Acousto-optic Q Switches
Schematic setup of a non-resonant acousto-optic modulator. A transducer generates a sound wave, at which a light beam is partially diffracted.
The most common type is an acousto-optic modulator (AOM). The transmission losses through some crystal or glass piece are small as long as the acoustic wave is switched off, whereas strong Bragg reflection occurs with the acoustic wave switched on, so that the losses are typically of the order of 50% per pass, corresponding to 75% per double pass in a linear laser resonator. For generating the acoustic wave, an electronic driver is required with an RF power of the order of 1 W (or several watts for large-aperture devices) and a radio frequency (RF) of the order of 100 MHz. There are various kinds of trade-offs. For example, tellurium dioxide material with its high elasto-optic coefficients requires small acoustic powers, but has a moderate damage threshold. Higher optical intensities can be tolerated by crystalline quartz or fused silica, but at the cost of higher acoustic powers (and thus also RF powers). The acoustic power required also depends on the optical aperture of the device: large aperture devices, as required for high-power lasers, require higher acoustic powers. The heat generation in the Q switch can then be so strong that water cooling is necessary. At lower power levels, conductive cooling is sufficient. The switching speed (or modulation bandwidth) is finally limited not by the acousto-optic transducer, but by the acoustic velocity and the beam diameter. To suppress reflections from the optical surfaces, anti-reflection coatings are frequently used. There are also Q switches where the active element is operated at Brewster's angle.
Electro-optic Q Switches
For particularly high switching speeds, as required e.g. in Q-switched microchip lasers, an electro-optic modulator (EOM) can be used. Here, the polarization state of light can be modified via the electro-optic effect (or Pockels effect), and this can be turned into a modulation of the losses by using a polarizer. Compared with an acousto-optic devices, much higher voltages are required (which need to be switched with nanosecond speeds), but on the other hand no radiofrequency signal.
Mechanical Q Switches
Particularly in the early days of Q-switched lasers, mechanical Q switches were often used – mostly in the form of rotating mirrors. Here, a small laser mirror is mounted on a quickly rotating device. The mirror is used as an end mirror in a linear laser resonator. A pulse builds up when the mirror is in a position where it closes the laser resonator. This approach is simple and very robust, suitable particularly for high-power lasers with relatively long pulse durations.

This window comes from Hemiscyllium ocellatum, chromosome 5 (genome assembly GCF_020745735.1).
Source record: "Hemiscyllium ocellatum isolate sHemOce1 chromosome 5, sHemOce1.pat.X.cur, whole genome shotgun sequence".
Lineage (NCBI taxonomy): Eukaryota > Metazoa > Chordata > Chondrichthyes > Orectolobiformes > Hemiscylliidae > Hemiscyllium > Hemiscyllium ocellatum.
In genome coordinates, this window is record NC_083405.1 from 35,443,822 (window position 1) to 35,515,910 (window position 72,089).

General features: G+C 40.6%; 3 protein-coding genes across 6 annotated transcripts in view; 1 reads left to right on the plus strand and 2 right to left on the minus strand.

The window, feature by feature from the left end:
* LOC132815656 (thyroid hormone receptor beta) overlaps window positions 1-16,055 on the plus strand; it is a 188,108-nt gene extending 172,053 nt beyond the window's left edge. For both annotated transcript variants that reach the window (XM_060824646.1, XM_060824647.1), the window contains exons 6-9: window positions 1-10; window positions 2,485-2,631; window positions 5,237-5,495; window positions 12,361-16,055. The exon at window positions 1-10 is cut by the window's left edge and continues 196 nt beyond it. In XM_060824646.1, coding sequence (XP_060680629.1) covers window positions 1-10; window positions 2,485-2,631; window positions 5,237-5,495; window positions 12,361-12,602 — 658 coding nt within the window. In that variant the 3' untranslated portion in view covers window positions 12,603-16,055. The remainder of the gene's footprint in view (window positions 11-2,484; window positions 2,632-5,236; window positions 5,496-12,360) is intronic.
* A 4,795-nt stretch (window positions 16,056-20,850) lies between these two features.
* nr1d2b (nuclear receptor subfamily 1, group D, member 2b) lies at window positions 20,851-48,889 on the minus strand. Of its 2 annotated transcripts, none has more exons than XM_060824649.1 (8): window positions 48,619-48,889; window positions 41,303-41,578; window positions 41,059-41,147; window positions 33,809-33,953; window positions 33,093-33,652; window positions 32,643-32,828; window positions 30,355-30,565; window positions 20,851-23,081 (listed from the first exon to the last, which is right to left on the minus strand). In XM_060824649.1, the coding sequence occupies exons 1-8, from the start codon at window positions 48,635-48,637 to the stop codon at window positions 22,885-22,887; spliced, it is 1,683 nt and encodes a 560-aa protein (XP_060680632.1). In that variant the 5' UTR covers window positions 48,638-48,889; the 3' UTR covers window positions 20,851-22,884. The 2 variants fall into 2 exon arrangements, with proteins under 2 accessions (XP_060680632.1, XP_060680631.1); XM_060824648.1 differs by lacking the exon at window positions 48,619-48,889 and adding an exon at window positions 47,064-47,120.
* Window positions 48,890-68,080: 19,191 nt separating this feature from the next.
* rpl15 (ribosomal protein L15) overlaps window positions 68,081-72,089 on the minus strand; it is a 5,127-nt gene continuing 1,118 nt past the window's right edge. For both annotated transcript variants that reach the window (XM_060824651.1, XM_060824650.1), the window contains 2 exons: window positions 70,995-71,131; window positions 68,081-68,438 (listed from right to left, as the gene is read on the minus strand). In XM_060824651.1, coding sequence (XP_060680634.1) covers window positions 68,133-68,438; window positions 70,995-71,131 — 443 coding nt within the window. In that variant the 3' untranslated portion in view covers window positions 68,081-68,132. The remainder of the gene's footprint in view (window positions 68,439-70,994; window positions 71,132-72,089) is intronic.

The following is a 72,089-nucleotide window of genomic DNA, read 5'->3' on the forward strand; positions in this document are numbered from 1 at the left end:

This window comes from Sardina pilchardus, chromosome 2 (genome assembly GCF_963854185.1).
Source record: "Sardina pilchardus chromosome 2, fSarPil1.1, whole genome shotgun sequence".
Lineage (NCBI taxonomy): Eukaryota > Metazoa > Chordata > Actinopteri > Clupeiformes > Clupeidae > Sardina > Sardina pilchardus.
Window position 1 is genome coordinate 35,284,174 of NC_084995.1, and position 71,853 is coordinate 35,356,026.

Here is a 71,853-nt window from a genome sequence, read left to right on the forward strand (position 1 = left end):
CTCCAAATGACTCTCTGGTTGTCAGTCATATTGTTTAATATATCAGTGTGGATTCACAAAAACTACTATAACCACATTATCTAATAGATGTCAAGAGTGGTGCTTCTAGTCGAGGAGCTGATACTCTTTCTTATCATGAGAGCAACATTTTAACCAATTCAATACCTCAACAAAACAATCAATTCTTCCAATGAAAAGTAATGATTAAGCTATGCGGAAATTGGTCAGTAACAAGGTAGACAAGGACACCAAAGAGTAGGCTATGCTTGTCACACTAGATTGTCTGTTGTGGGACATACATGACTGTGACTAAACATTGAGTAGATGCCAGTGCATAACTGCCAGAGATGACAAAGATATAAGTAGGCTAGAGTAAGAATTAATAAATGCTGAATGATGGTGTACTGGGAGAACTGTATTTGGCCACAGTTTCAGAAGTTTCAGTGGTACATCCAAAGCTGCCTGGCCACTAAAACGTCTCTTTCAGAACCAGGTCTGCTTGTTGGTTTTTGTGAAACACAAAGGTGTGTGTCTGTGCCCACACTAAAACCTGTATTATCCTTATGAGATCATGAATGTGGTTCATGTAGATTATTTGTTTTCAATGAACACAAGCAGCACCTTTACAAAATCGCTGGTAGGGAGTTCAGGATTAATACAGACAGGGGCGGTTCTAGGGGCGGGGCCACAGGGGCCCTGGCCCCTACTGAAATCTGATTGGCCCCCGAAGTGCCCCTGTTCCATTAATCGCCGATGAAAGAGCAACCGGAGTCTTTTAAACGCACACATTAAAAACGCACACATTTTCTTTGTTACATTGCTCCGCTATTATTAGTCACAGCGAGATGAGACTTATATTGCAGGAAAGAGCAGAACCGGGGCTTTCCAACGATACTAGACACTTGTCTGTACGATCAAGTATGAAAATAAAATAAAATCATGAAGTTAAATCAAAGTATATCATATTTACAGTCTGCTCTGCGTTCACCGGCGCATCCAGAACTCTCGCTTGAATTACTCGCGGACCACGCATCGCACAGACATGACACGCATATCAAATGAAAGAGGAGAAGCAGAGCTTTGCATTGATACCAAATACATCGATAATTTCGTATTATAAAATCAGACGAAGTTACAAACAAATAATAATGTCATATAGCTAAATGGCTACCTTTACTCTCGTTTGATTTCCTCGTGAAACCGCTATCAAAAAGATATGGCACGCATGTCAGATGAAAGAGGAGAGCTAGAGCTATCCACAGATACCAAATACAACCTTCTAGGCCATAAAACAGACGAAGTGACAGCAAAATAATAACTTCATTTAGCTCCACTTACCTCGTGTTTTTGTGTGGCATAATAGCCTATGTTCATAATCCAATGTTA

Passive Q Switches
Passive Q switches are saturable absorbers which are triggered by the laser light itself. Here, the losses introduced by the Q switch must be small enough to be overcome by the laser gain once sufficient energy is stored in the gain medium. The laser power then first rises relatively slowly, and once it reaches a certain level the absorber is saturated, so that the losses drop, the net gain increases, and the laser power can sharply rise to form a short pulse. For a passively Q-switched YAG laser, a Cr4+ : YAG crystal typically serves as the passive Q switch. There are other possible materials, such as various doped crystals and glasses, and semiconductor saturable absorber mirrors are particularly suitable for small pulse energies.
For the selection of a suitable Q switch, the following aspects have to be considered:
the operation wavelength, which influences e.g. the required anti-reflection coating
the open aperture
the losses in the high-loss state (particularly for high gain lasers) and low-loss state (influencing the power efficiency)
the switching speed (particularly for short pulse lasers)
the damage threshold intensity
the required RF power
the cooling requirements
the size of the setup (particularly for compact lasers)
Of course, the electronic driver must be selected to fit to the Q switch. [Enc11]
Quadrature Amplitude Modulation; a method of modulating digital signals onto a radio-frequency carrier signal involving both amplitude and phase coding. A modulation scheme used by telecommunications providers. More advanced modulation offers increased capacity (e.g., 256 QAM offers greater capacity/transmission speeds than 64 QAM).
Quaternary Dispersion Supported Transmission. See DST. [Fib111]
Quality-of-Service; Flow or a Service Class.
Quadrature Phase-Shift Keying; a phase modulation technique that transmits two bits in four modulation states. See PSK, phase modulation and QAM. This modulation produces two signals that transport the information, one is sinusoidal, or quadrature (Q), and the other one is cosinusoidal, or in-phase (I). The coding is made according to the phase of these signals. Two phases are possible (180 ° phase difference) for both signal (I and Q), that enables realizing 4 different symbols (in the following example, signal/data line). QPSK temporal diagram below is courtesy of http://commons.wikimedia.org/wiki/File:QPSK_timing_diagram.png